Resistance Calculator

Resistance Calculator: You can quickly and easily determine the resistance of your element using this resistor colour code calculator. Simply select the number of bands your resistor has - 4, 5, or 6, and the colours you want, and in a flash, you'll have the resistance, tolerance, range, and temperature coefficient value (if you chose the 6 band resistor colour code). If you want to learn how to read a resistor colour code, scroll down to see formulas and explanations.

Resistor Color-Coding

Due to their small size, resistors with low wattage ratings are colour-coded to indicate their resistive value, tolerance, and temperature coefficient. Because colour bands can be easily and inexpensively printed on a small electronic component, they are used. Capacitors, inductors, and diodes all have colour-coding.

The resistance value, tolerance, and wattage are usually printed on the resistor body surface whenever the resistor body surface is huge enough, as in large wattage resistors. Surface-mounted resistors (SMDs) use an alternative coding system that uses alphanumeric codes printed on the resistor's surface rather than colour codes.

The international standard IEC 60062:2016 establishes the coding. Both resistors and capacitors have a coding standard.

Reading Colour Codes

The resistance, tolerance, and temperature coefficient of resistance of resistors are usually indicated by three to six bands on their cases (TCR). From left to right, the bands are read. The direction of reading is not always obvious.

The tolerance bandwidth is sometimes 1.5 - 2 times the width of other bands to distinguish the reading direction. There is sometimes a larger gap between the tolerance band and the other bands. If there is a gold or silver band, it must be at the right end, as it is never used for significant digits. To get the exact resistance value, always check the manufacturer's documentation or use a multimeter.

  • The first two bands of a three-band resistor represent the first two significant digits, followed by a band for the multiplier. Because there is no tolerance band, the tolerance will always be 20%.
  • The first two bands of a four-band resistor, which is the most common, also represent the first two significant digits. The multiplier is represented by the third band. Tolerance is represented by the fourth band.
  • The first three bands of a five-band resistor represent the first three significant digits. The multiplier is represented by the fourth band. The fifth band is dedicated to tolerance.
  • The first five bands of a six-band resistor have the same representation as a five-band resistor, with one additional sixth band representing the temperature coefficient of resistance (TCR).

What is the purpose of resistor colour codes?

Instead of printed text, a colour code is used to indicate the value, rating, or tolerance for very small electronic components.

Resistors are available in four, five, or more colour bands, with a four-band colour code being the most common. The first and second bands represent the ohm value's first and second significant digits, respectively, and the decimal multiplier is represented by the third band.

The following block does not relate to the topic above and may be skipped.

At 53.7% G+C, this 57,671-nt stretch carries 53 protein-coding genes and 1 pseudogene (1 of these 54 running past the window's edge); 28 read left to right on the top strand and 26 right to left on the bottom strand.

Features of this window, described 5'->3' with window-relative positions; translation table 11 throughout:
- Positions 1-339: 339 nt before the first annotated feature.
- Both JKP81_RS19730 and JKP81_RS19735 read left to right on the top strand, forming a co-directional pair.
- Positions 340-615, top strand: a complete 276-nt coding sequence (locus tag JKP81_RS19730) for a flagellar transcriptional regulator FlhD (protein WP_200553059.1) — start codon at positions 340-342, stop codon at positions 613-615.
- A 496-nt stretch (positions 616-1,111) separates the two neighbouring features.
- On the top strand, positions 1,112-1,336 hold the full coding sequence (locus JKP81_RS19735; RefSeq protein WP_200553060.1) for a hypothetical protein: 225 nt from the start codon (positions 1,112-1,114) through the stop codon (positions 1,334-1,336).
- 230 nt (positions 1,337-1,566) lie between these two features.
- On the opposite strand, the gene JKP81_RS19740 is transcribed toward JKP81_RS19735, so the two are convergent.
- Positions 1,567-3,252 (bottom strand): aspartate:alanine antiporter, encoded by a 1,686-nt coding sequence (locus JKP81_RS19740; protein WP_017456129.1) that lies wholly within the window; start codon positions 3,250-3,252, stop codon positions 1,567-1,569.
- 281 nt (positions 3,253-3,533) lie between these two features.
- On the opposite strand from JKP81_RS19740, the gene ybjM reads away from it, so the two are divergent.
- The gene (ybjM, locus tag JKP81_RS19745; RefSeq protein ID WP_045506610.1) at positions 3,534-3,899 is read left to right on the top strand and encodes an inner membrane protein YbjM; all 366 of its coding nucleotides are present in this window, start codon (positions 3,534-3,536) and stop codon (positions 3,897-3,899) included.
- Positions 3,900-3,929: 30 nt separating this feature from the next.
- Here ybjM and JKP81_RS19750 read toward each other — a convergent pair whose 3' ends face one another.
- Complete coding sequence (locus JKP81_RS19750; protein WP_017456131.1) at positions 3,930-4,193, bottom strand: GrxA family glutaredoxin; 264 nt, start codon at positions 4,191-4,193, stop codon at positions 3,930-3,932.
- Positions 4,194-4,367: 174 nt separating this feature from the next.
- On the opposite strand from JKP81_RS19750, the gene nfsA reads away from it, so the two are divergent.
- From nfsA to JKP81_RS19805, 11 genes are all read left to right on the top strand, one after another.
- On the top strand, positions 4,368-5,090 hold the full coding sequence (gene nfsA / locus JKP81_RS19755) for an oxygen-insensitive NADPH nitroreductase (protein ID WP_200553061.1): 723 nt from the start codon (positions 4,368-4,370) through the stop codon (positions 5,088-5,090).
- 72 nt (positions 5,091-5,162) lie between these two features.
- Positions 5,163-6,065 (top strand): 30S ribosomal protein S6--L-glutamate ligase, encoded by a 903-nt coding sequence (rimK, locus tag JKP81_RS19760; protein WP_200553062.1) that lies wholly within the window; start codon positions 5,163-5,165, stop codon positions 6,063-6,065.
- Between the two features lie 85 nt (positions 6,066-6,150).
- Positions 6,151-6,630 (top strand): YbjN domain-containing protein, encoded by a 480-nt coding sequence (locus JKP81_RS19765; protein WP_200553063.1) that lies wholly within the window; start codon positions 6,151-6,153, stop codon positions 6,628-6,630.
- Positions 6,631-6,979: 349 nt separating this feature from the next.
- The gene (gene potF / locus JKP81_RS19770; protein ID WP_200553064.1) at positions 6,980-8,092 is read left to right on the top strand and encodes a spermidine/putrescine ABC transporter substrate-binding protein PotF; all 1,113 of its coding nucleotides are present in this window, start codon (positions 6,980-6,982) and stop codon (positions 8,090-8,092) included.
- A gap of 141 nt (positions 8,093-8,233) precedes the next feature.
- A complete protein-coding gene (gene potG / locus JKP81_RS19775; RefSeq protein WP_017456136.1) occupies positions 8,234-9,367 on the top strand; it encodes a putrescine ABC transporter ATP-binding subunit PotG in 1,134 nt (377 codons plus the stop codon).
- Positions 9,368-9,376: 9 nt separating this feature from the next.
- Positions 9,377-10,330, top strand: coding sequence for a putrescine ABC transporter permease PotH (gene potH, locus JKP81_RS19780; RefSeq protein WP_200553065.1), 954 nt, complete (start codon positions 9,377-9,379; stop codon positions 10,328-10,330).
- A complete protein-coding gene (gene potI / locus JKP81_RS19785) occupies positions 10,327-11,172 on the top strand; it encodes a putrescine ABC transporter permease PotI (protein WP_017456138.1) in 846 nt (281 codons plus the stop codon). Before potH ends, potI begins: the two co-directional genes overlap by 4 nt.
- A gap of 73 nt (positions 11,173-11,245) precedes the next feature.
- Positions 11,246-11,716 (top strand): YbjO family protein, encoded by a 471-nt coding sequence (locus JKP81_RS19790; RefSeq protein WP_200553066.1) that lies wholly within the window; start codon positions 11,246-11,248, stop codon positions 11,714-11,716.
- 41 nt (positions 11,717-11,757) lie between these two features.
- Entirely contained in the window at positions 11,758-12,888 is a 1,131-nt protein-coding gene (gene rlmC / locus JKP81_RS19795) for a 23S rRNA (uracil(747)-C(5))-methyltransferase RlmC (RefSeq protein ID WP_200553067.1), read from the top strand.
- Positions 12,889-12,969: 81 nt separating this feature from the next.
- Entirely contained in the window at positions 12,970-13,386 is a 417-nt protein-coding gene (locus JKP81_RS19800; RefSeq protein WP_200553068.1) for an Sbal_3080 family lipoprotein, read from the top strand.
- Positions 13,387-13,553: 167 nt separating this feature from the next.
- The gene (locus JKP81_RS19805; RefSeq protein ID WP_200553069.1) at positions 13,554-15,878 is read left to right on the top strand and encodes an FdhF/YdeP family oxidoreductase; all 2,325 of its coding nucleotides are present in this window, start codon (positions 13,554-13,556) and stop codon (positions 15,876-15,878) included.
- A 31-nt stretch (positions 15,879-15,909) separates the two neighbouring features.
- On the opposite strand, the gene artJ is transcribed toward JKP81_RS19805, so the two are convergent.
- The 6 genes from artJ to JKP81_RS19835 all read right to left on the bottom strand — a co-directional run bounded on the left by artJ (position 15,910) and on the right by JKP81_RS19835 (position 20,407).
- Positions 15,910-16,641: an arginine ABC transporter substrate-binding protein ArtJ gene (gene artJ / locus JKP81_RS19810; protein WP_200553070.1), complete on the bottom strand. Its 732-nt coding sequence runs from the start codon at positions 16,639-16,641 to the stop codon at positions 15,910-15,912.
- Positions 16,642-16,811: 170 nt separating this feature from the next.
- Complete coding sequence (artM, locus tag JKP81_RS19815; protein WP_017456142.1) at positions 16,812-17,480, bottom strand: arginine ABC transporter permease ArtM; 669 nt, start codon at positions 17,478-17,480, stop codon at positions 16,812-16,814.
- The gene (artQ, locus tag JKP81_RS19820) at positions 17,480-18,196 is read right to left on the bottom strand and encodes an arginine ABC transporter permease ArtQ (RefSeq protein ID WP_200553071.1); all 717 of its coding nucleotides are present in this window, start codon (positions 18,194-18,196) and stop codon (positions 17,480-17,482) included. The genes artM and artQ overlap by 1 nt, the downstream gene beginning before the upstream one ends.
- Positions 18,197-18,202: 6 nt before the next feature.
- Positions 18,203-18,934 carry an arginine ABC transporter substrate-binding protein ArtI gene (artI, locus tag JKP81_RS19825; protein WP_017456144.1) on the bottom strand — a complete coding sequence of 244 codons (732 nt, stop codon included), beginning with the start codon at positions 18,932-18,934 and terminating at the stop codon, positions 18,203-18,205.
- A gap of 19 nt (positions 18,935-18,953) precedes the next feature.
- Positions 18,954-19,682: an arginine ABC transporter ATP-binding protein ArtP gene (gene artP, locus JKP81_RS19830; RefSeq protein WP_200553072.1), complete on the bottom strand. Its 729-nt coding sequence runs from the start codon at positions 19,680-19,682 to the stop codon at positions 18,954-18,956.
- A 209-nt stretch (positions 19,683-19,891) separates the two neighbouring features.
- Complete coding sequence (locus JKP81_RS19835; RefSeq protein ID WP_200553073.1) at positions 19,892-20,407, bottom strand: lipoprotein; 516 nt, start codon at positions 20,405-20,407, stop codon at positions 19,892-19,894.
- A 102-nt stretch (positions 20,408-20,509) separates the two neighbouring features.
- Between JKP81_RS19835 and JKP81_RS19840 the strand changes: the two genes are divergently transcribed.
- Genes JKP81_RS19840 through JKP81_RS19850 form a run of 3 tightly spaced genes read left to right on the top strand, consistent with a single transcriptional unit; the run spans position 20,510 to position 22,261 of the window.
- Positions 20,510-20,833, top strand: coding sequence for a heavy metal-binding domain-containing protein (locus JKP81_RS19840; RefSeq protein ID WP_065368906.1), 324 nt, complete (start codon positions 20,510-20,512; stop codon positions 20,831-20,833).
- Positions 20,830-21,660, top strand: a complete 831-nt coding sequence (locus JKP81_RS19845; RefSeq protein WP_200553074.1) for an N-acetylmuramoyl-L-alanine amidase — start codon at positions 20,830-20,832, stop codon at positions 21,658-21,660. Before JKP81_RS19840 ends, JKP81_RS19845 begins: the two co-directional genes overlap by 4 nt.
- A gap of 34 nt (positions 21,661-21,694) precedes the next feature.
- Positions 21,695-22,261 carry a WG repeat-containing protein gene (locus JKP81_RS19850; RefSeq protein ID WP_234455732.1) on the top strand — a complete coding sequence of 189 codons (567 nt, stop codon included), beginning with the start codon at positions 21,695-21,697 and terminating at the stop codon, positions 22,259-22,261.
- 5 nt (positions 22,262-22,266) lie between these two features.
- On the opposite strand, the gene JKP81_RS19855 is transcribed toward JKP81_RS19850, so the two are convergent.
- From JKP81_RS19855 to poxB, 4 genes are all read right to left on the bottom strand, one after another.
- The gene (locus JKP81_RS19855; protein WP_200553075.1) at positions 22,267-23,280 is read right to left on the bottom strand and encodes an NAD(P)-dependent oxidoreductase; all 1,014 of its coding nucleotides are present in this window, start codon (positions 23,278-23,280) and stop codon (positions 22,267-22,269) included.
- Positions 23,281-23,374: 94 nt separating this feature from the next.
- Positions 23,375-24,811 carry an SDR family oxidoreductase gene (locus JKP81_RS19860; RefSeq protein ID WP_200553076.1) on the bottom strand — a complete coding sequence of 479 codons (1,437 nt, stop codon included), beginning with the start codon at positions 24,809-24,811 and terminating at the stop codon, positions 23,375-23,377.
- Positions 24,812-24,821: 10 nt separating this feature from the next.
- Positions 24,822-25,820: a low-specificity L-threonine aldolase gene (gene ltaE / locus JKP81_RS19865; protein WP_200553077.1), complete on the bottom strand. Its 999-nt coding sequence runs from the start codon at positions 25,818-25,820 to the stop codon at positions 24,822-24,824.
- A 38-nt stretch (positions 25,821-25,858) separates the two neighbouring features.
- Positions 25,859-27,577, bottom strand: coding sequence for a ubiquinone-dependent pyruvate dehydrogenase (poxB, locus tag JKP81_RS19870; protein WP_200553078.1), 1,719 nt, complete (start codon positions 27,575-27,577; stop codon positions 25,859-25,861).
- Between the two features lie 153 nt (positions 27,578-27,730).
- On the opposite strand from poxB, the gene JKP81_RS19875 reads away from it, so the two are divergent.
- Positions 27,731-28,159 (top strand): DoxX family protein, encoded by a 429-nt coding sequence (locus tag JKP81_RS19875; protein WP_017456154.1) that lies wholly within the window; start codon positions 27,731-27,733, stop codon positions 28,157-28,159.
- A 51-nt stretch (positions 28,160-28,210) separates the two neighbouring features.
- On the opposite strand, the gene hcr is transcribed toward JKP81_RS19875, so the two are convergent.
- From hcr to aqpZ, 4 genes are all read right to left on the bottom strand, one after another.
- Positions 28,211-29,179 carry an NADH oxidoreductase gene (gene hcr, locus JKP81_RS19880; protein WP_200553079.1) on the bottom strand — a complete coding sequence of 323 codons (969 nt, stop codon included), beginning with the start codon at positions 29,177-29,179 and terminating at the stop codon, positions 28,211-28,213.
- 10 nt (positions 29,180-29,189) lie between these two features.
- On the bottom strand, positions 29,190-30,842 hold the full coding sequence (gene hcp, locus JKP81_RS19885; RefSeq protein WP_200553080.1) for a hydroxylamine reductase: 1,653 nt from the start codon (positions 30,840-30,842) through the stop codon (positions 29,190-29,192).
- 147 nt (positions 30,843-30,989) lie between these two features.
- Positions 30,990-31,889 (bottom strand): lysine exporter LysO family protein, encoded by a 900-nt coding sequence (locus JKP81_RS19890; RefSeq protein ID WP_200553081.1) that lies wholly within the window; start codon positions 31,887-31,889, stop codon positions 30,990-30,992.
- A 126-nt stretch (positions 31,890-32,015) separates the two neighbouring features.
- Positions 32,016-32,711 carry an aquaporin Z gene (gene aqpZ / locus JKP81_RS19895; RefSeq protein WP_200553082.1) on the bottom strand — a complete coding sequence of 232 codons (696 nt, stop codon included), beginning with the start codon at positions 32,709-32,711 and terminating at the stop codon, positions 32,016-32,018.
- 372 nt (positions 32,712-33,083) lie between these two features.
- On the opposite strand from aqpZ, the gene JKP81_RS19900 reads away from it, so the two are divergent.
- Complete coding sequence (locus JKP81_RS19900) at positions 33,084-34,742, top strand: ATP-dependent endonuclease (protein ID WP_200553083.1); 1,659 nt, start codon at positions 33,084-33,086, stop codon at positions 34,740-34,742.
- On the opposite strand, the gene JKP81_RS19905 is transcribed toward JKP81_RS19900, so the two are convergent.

After that, there's a small gap to help you distinguish between the component's left and right sides, followed by the fourth band, which indicates the resistor's tolerance.

Colours for Significant Figures

black: 0

brown: 1

red: 2

orange: 3

yellow: 4

green: 5

blue: 6

violet: 7

grey: 8

white: 9

Colours for multiplier band:

black: 1

brown: 10

red: 100

orange: 1000

yellow: 10000

green: 100000

blue: 1000000

gold: 0.1

silver: 0.01

How to use the Resistance Calculator?

Follow these simple instructions to use the calculator:

  • Step 1: Choose the number of bands on the resistor you're looking for.
  • Step 2: Select the matching colour in the table column indicating the band number for each band.
  • Step 3: The resistance value, as well as the minimum and maximum values, will be calculated and displayed.

FAQs on Resistance Calculator

1. Who invented the colour code for resistors?

The Radio Manufacturers Association created the colour code in the 1920s (RMA).

2. What is the purpose of a resistor colour code?

The bands on resistors are made up of several colour bands that together specify the resistance value, tolerance, and, in some cases, reliability rate. High-precision resistors have five bands. The first three bands represent the significant digits, the fourth band represents the multiplying factor, and the fifth band represents the tolerance.

3. What is the significance of colour coding resistors?

Resistors are typically small, printing resistor values on them are difficult. As a result, colour bands representing electrical resistance are printed on them.

4. What is the best way to remember the resistor colour code?

A mnemonic device can be used to remember the resistor colour codes. The capital letters represent the first letters of the colours, and their positions represent the digit values. "BB ROY of Great Britain had a Very Good Wife," the capital letters represent the first letters of the colours, and their positions represent the digit values.

5. For a 1000 ohm resistor, what is the colour code?

A four-band colour code for a 1000 ohm resistor ranges from brown to black to red to gold. The 1000 resistor has a 100 (Red) multiplier factor and a 5% tolerance level (Gold).